It has been a year since I have written anything on Manu et Corde. It has been quite a year. The privilege I have experienced and joy I have found in caring for patients is beyond anything I expected when I started PGY1. The life circumstances that I have bore witness to and become a character in are sometimes beyond comprehension. While using my hands and my heart each day, I have felt clever, I have felt blue, I’ve felt instrumental, I have felt loved, I have felt used, I’ve felt alien, I have felt optimistic, I have felt irrelevant, I have felt euphoric, I have felt lonely, and I have felt [insert adjective here]. I’ve not written much because I just can’t seem to find the words.

Moving forward I will be using this space, if the words become less elusive, to explore forays into anthropology and medicine. I have started my Master’s in Applied Anthropology and I know that the study of human behaviour will nicely dovetail my ongoing training in emergency medicine. Margaret Mead, an accomplished cultural anthropologist, can explain why much more eloquently than I am able to right now!

“Anthropology demands the open-mindedness with which one must look and listen, record in astonishment and wonder that which one would not have been able to guess” – Margaret Mead


Your Medical School Narrative.

Four short years ago I nervously met a soon-to-be classmate for the first time. It felt like a blind date. We had met on Facebook, through our class group and we were both anxiously awaiting the next day, our first day of medical school orientation. I recall the evening started with half sputtered, nervous conversation as we exchanged standard pleasantries awkwardly over sushi. But now, I can’t help but look back on that evening with a smile. I smile as I remember an immediate bond developed with a complete stranger. I smile as I remember sharing our histories and our dreams. I smile as I remember the pride I had about entering the profession. I smile as I realize I had no idea what I was getting myself in to.

A blog post cannot prepare a new medical student for what lies ahead. The seriousness, silliness, belonging, exhilaration, loneliness, disappointment, fatigue, love, responsibility, and joy that you will inevitably feel in the next four years will shape your experience. Your narrative, like the humbling narratives of your patients, will be unique. Pay attention to the narrative. There will be a variety of characters, and believe me they will be characters, that are central to the plot. Learn from them, become friends with them, care for them. The settings of your tale will include lecture theatres, ORs, emergency departments, wards but also basketball courts, bars and back country roads – each projecting its unique beauty and imprinting some lasting memory. Hold on tight to those memories for when the time comes to illustrate your pages. There will be tangents to your story but the plot will realign, it always does. Take stock of where your story is headed, if you like the direction and make changes as necessary. Find honest editors to give you feedback. The tale will eventually weave itself but the first person narrative that results must be your own. It has to reflect your purpose – a purpose only you can define. Let your narrative be all you have imagined.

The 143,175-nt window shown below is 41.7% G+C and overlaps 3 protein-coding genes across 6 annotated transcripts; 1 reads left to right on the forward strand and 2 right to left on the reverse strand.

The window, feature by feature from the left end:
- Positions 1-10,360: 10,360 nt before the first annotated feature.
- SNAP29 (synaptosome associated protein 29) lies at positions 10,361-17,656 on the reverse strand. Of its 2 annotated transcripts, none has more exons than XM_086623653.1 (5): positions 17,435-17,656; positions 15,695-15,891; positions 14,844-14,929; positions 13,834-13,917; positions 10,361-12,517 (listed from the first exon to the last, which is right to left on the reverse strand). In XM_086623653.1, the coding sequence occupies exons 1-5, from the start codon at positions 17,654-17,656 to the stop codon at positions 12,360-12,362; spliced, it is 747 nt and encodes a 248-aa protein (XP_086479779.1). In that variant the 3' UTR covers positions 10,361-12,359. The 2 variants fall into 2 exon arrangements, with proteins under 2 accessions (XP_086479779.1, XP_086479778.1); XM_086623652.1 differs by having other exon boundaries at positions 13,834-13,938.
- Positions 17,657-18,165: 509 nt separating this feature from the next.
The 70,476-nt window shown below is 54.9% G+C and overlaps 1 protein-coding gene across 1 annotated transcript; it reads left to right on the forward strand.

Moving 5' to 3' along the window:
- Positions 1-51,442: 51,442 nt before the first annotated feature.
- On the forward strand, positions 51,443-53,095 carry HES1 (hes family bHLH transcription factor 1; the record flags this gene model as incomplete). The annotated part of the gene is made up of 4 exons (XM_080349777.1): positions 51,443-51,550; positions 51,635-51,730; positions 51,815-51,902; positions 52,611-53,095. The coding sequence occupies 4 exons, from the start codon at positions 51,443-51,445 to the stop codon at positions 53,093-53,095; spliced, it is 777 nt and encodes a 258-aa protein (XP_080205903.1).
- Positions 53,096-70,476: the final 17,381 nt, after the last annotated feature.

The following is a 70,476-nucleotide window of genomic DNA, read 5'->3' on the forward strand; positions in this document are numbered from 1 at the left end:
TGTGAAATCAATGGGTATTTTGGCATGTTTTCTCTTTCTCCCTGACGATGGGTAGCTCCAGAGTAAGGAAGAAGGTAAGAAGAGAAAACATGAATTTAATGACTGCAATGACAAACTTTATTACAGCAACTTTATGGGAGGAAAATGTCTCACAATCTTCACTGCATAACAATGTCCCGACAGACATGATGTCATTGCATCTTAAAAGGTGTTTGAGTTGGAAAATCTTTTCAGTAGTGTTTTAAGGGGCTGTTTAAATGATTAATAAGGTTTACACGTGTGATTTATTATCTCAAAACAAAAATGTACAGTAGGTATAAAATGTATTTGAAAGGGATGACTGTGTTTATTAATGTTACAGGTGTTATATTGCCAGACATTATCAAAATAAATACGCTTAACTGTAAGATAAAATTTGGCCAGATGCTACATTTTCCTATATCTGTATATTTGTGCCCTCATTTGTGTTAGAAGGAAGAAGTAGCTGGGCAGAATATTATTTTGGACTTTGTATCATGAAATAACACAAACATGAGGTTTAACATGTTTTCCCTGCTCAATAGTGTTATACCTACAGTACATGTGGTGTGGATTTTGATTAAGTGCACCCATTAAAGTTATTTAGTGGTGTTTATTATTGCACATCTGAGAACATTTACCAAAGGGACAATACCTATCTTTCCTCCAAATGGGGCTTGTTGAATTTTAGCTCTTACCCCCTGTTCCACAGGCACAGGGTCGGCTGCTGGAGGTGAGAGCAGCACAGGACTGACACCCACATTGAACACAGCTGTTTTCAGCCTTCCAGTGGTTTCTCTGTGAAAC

The continuation of my story, started on July 1st as I began residency. Appropriately, on June 30th I shared dinner with the same classmate I had dined with on the eve of medical school.  We started our residencies together in emergency medicine the next day. Our dinner was less awkward but we were just as nervous, full-circle indeed.

Welcome to the family.

Discovering teaching by learning.

Over the next months and years Manu et Corde is going to shift to a focus on residents as teachers. As the newest member of the resident team, I am doing more learning than teaching so I thought I’d start by documenting a few things that teachers (more senior residents and attendings) have done during my first block that I have found especially helpful as a fresh resident in the Emergency Department. My teachers have:

  • Wholeheartedly embraced me as a member of the team. From match day onwards every resident, attending, nurse and support staff that I have worked with in the emergency department have welcomed me with open arms. I can sense the “ownership” and pride they take in learners. This feeling of belonging makes me want to work harder and learn more.
  • Pushed me to broaden my differentials. If I come up with three likely causes, they’ll push me for a fourth and fifth and sixth. My brain hurts by the end of a shift but the mental workout is sure to be a good thing.
  • Forced explicit clinical reasoning. When presenting a case if it’s unclear why I am headed in a specific direction or why I am considering a certain diagnosis/treatment it is helpful when my teachers ask “Why not this other diagnosis” or “Why are you deciding to treat with ____?”. When asked those questions I have to explicitly bring forward my clinical reasoning process. Which is sometimes reasonable and sometimes is not.
  • Made me sweat…a bit. Many times those teaching me had me make decisions, perform procedures and have conversations that pushed my comfort zone. I was technically prepared for them but the first time is always the first time. At one point my continuous HR monitor on my fitness tracker was up to 130! These are the moments that I feel I really learned the most from. Even though I sweat I bit my teachers ALWAYS:
  • Encouraged me to ask for help. There seems to be a fair amount of variation between the level of autonomy I have based on who I am working with, where I am working and the types of patients that I pick up. Regardless of how much independence (or illusion of independence) I feel l there is a baseline understanding that I ABSOLUTELY can ask for help anytime. This makes me feel supported and allows me to push myself in a way that feels safe.
  • Shared their vulnerabilities. Some teachers have shared stories of cases gone wrong, poor decisions they’ve made and things they would do differently. Every time this happens I am reminded that I will not be, I cannot be perfect. Their shared vulnerabilities have help me grapple with my own shortcomings in this first month and humbly prepare me for those I’ll face in the future.